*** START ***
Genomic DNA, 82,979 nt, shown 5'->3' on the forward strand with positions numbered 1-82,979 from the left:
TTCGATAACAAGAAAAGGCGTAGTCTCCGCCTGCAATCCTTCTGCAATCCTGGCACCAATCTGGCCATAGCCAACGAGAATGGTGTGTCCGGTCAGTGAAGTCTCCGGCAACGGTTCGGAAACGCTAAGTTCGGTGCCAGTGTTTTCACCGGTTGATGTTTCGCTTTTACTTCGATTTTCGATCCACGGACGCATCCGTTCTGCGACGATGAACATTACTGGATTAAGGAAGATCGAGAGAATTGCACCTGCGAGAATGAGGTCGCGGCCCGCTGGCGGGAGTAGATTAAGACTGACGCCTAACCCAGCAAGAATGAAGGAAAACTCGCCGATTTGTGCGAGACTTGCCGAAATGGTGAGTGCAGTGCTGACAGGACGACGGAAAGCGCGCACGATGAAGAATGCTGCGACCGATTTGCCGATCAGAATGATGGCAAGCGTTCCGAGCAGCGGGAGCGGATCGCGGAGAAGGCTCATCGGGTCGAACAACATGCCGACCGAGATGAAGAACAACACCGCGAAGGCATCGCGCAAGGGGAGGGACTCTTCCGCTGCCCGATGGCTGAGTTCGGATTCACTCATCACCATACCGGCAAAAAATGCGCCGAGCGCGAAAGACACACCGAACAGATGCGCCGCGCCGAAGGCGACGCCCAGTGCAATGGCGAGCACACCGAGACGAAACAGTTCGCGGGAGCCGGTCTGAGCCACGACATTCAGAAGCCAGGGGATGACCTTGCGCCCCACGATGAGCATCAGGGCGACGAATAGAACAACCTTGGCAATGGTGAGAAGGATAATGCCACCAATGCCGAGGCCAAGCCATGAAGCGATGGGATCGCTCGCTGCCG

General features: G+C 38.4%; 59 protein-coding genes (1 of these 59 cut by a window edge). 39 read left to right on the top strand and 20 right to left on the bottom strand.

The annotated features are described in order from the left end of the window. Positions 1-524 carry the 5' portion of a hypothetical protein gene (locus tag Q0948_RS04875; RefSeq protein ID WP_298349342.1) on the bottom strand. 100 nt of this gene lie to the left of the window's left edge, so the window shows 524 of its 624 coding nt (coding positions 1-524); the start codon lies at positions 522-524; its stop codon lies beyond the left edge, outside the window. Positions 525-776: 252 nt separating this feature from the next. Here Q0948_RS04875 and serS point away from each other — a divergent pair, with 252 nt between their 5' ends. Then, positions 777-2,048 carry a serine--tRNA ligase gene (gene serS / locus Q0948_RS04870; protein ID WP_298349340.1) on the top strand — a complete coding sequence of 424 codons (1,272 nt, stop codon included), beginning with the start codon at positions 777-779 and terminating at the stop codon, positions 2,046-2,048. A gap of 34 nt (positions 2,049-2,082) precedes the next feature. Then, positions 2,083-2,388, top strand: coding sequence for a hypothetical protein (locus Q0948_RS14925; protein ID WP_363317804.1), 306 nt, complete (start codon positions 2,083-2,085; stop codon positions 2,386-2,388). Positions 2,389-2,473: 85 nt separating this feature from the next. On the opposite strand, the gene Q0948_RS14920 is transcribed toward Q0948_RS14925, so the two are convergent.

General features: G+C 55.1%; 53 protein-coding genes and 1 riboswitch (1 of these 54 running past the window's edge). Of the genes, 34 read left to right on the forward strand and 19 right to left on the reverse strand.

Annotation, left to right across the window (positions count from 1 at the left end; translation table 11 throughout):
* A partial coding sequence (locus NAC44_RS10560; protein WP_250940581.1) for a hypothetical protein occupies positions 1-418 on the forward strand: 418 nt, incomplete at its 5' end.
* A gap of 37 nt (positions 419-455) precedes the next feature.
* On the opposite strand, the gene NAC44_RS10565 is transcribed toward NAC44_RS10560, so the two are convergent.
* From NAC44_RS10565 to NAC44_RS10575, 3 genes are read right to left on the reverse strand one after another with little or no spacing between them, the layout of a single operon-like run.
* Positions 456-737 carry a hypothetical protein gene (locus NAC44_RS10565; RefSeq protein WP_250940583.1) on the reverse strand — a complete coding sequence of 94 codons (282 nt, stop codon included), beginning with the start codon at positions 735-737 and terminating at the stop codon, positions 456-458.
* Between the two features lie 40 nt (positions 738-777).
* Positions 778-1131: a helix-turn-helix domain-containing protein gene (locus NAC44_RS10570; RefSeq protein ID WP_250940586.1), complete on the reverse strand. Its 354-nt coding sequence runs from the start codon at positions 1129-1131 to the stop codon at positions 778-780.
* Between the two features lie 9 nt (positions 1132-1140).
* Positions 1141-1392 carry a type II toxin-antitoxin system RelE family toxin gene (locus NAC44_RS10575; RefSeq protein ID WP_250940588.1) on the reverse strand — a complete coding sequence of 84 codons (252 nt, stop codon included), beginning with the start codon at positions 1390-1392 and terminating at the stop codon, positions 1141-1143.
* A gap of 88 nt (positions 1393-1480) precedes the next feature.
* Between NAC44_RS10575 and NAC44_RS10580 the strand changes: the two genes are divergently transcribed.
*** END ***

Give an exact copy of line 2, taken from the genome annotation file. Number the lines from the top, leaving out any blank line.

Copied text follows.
TTCGATAACAAGAAAAGGCGTAGTCTCCGCCTGCAATCCTTCTGCAATCCTGGCACCAATCTGGCCATAGCCAACGAGAATGGTGTGTCCGGTCAGTGAAGTCTCCGGCAACGGTTCGGAAACGCTAAGTTCGGTGCCAGTGTTTTCACCGGTTGATGTTTCGCTTTTACTTCGATTTTCGATCCACGGACGCATCCGTTCTGCGACGATGAACATTACTGGATTAAGGAAGATCGAGAGAATTGCACCTGCGAGAATGAGGTCGCGGCCCGCTGGCGGGAGTAGATTAAGACTGACGCCTAACCCAGCAAGAATGAAGGAAAACTCGCCGATTTGTGCGAGACTTGCCGAAATGGTGAGTGCAGTGCTGACAGGACGACGGAAAGCGCGCACGATGAAGAATGCTGCGACCGATTTGCCGATCAGAATGATGGCAAGCGTTCCGAGCAGCGGGAGCGGATCGCGGAGAAGGCTCATCGGGTCGAACAACATGCCGACCGAGATGAAGAACAACACCGCGAAGGCATCGCGCAAGGGGAGGGACTCTTCCGCTGCCCGATGGCTGAGTTCGGATTCACTCATCACCATACCGGCAAAAAATGCGCCGAGCGCGAAAGACACACCGAACAGATGCGCCGCGCCGAAGGCGACGCCCAGTGCAATGGCGAGCACACCGAGACGAAACAGTTCGCGGGAGCCGGTCTGAGCCACGACATTCAGAAGCCAGGGGATGACCTTGCGCCCCACGATGAGCATCAGGGCGACGAATAGAACAACCTTGGCAATGGTGAGAAGGATAATGCCACCAATGCCGAGGCCAAGCCATGAAGCGATGGGATCGCTCGCTGCCG